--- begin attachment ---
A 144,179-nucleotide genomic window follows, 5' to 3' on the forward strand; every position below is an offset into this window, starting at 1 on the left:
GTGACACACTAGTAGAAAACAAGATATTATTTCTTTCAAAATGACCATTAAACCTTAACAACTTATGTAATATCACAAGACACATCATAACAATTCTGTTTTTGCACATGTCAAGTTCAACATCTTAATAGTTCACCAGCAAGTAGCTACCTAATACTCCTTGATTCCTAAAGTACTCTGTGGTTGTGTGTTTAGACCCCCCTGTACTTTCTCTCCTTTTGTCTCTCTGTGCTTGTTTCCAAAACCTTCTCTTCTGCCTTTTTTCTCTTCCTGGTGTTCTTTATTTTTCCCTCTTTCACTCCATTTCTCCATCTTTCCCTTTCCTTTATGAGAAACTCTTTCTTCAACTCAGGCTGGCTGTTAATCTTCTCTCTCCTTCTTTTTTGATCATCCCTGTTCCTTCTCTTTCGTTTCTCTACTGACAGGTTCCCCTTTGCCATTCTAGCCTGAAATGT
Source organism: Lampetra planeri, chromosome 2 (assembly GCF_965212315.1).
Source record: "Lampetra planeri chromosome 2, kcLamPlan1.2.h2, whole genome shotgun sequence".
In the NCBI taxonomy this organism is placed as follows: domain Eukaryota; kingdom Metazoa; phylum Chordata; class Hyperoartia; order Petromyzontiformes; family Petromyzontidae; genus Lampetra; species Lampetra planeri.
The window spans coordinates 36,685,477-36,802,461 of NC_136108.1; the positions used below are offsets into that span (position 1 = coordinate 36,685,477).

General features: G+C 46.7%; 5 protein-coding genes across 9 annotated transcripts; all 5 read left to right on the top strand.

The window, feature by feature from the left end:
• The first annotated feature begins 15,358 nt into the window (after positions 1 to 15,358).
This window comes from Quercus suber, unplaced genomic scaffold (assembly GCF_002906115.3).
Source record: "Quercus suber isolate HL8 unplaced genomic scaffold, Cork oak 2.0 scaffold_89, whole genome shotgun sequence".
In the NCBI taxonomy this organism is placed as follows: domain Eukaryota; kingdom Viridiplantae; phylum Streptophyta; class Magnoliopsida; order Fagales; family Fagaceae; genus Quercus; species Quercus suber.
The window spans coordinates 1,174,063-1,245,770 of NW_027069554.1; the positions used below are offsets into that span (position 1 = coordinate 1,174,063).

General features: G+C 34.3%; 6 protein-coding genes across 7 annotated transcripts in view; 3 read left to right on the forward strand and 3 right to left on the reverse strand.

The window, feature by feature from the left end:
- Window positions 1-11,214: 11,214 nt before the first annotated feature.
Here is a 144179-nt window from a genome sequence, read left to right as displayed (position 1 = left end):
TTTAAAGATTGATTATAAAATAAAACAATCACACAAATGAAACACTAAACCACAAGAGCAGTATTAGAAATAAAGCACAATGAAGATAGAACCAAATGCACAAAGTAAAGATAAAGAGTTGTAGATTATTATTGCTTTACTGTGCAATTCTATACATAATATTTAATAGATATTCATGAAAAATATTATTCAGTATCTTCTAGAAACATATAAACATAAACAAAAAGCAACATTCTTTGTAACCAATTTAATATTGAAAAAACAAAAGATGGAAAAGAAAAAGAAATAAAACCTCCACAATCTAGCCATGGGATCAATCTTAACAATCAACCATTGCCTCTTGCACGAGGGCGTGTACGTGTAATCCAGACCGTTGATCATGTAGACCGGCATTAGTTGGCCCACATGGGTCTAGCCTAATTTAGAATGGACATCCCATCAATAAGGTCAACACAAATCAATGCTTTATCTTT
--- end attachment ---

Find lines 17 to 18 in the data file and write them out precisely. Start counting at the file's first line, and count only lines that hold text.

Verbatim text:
Here is a 144179-nt window from a genome sequence, read left to right as displayed (position 1 = left end):
TTTAAAGATTGATTATAAAATAAAACAATCACACAAATGAAACACTAAACCACAAGAGCAGTATTAGAAATAAAGCACAATGAAGATAGAACCAAATGCACAAAGTAAAGATAAAGAGTTGTAGATTATTATTGCTTTACTGTGCAATTCTATACATAATATTTAATAGATATTCATGAAAAATATTATTCAGTATCTTCTAGAAACATATAAACATAAACAAAAAGCAACATTCTTTGTAACCAATTTAATATTGAAAAAACAAAAGATGGAAAAGAAAAAGAAATAAAACCTCCACAATCTAGCCATGGGATCAATCTTAACAATCAACCATTGCCTCTTGCACGAGGGCGTGTACGTGTAATCCAGACCGTTGATCATGTAGACCGGCATTAGTTGGCCCACATGGGTCTAGCCTAATTTAGAATGGACATCCCATCAATAAGGTCAACACAAATCAATGCTTTATCTTT